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The Environmental Impact of Bitcoin Mining: An Exploration

 4 min read / 

2017 ignited a cryptocurrency boom that is showing no signs of slowing down. While mainstream adoption of Bitcoin and other digital currencies continues to rise, many people have started to question the environmental impact of mining. Critics have honed in on Bitcoin’s carbon footprint, arguing that mining is a huge waste of energy that is damaging to the environment. While resource consumption is a valid concern, it is important to look at the facts and put things in perspective.

Bitcoin’s Resource Consumption

Mining today requires specialised Application Specific Integrated Circuit (ASIC) hardware to handle the computationally intensive processing needed to “solve blocks,” or verify transactions and add them to the blockchain. These machines run hot and use a significant amount of electricity to perform the complex calculations involved in mining. As a result, the Bitcoin network uses an increasingly substantial amount of electricity to maintain the blockchain- by some estimates, around 32TWh per year, or roughly as much as Denmark.

That sounds like a lot – and it is – but when one looks at these figures in context, they quickly see that other large networks are carrying similar baggage. For example, Google emits 1.5 million tonnes of carbon annually, on par with the United Nations. The data centres relied on by the world’s more than 1 billion smartphone users are responsible for 1.5% of the world’s total electricity consumption. This is not to say that simply because other widely used technologies also consume many resources that Bitcoin’s environmental impact is not an issue, but rather to illustrate that the issue is not specific to Bitcoin.

There is no question that the Bitcoin network is, indeed, using a huge amount of electricity. The environmental impact of this, however, has much less to do with the amount of electricity being used than it does with how that electricity is being generated. While it is difficult to get specific numbers, it is widely known that a significant majority of the world’s Bitcoin mining happens in China, where electricity is cheap and comes primarily from burning coal.

Awareness and Regulation

Looking ahead, it seems clear that the current model of mining is not sustainable. Fortunately, awareness around energy consumption is growing rapidly, and there are many reasons to remain optimistic in terms of innovative solutions to the environmental impact of mining. As recently as January 2018, China’s PBOC voiced concerns over energy consumption coming from Bitcoin mining and announced plans to explore regulation in this space.

Many suspect that China will not be alone in pursuing regulations specifically concerning power consumption by cryptocurrency mining operations. Miners in other parts of the world may face similar intervention from government regulatory agencies. US-based engineer Tam Hunt is building a solar-powered Bitcoin mining farm in the Californian desert. He sees renewable energy as the future of Bitcoin mining, recently stating “if you’re not mining responsibly, you’re probably going to get shut down by the government before very long.”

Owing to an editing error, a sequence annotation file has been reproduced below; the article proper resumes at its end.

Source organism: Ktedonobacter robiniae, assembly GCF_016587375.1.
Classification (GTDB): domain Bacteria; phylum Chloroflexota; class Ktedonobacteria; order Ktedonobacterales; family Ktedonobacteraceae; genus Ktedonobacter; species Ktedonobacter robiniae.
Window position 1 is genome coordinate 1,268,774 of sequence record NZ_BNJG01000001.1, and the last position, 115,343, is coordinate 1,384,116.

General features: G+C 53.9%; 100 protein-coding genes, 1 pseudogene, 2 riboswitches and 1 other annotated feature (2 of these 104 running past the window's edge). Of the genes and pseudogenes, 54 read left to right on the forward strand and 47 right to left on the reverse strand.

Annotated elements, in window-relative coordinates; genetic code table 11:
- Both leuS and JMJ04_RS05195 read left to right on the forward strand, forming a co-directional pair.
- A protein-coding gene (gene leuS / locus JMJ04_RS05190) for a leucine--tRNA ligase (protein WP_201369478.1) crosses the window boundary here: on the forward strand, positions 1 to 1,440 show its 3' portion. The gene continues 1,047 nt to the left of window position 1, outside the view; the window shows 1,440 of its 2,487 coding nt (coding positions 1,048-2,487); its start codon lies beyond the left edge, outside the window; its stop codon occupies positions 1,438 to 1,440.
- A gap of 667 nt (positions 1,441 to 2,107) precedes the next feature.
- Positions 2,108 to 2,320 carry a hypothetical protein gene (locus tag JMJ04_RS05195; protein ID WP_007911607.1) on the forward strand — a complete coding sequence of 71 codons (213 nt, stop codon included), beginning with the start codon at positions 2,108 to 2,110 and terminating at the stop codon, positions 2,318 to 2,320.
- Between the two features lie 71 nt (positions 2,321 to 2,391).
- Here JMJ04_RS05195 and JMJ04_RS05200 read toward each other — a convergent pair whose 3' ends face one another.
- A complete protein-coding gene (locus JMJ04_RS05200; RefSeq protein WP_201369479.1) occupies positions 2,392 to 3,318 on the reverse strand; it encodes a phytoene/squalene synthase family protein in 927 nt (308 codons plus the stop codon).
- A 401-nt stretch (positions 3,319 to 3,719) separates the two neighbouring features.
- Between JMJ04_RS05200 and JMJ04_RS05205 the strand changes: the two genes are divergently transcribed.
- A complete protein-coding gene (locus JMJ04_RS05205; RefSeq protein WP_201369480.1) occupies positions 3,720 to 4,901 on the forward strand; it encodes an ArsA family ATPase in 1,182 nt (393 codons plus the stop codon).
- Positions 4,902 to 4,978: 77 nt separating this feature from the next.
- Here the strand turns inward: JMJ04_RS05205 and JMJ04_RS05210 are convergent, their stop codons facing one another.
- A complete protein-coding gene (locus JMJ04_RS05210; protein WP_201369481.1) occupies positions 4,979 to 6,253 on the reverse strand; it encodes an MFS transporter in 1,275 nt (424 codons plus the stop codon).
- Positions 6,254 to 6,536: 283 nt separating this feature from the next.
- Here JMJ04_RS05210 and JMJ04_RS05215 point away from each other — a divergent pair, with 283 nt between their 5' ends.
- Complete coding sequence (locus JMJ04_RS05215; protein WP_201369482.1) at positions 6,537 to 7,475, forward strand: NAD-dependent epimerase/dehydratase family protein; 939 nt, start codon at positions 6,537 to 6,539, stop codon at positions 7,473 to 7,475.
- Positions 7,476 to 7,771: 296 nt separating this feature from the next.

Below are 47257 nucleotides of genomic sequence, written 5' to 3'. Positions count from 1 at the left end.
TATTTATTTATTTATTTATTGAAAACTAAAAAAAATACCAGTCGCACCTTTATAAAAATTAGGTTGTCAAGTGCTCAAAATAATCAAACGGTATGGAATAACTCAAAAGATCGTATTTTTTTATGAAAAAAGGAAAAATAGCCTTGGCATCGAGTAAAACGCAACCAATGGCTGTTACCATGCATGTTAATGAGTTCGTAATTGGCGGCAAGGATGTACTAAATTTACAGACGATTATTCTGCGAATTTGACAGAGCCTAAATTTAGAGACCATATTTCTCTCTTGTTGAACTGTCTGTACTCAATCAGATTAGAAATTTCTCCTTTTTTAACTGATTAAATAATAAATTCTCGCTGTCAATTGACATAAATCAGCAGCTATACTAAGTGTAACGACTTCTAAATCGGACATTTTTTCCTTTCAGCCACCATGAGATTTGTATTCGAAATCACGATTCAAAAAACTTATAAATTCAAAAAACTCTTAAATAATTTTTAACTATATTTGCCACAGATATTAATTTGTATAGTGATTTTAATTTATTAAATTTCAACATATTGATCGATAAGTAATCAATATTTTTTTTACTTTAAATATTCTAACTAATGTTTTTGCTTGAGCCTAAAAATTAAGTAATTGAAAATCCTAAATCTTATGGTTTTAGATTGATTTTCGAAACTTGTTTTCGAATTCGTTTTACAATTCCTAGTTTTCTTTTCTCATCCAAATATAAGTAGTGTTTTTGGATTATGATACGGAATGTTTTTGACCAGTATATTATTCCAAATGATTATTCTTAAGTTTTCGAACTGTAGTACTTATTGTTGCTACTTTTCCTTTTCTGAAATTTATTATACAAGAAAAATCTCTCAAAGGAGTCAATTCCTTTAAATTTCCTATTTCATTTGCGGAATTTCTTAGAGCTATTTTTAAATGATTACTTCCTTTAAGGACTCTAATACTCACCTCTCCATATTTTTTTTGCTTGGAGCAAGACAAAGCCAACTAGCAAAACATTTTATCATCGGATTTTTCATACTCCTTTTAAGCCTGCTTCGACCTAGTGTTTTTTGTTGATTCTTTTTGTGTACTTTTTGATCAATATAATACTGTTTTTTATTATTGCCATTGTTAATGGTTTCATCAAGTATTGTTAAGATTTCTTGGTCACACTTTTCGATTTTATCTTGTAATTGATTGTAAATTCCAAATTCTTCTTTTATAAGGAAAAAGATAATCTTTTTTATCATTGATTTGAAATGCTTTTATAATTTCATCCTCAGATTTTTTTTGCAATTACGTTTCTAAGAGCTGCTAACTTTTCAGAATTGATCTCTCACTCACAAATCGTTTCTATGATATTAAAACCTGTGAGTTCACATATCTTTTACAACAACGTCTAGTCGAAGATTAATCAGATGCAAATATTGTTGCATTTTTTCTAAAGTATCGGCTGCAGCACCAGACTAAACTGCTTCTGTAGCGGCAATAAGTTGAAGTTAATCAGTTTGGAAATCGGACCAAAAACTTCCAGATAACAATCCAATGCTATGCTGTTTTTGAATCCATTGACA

Can Mining Move to Renewable Energy?

With the likelihood of regulators cracking down on access to cheap non-renewable energy, it is easy to imagine that mining will do just as many other technologies have done and evolve to changing standards, adopting more sustainable methods and more efficient machines, as long as there are still profits to be made.

There already are innovative approaches to using renewable energy such as solar, wind, and hydroelectric power to operate mining equipment. Several large mining operations have set up shop or relocated to Iceland, taking advantage of that country’s abundance of inexpensive and efficient hydroelectric and geothermal energy. People are also seeing manufacturers race to produce progressively more efficient, less resource-intensive ASIC machines.


Scientists worldwide have been sounding the alarm for years in relation to humanity’s carbon footprint. The environmental impact of technology as a whole is something that the international community will almost certainly be struggling with for many decades to come.

While it is important to acknowledge Bitcoin’s role in contributing to the much larger issue of energy consumption, society should also recognise that the unprecedented rise in Bitcoin’s popularity over the past year has forced this issue to the forefront only very recently.

So far, it appears that the growing global interest in mining may create a new avenue of innovation for renewable energy as manufacturers compete to develop and optimise energy-efficient mining equipment. The world is already seeing action from governments, entrepreneurs, and members of the Bitcoin community to develop more sustainable solutions.


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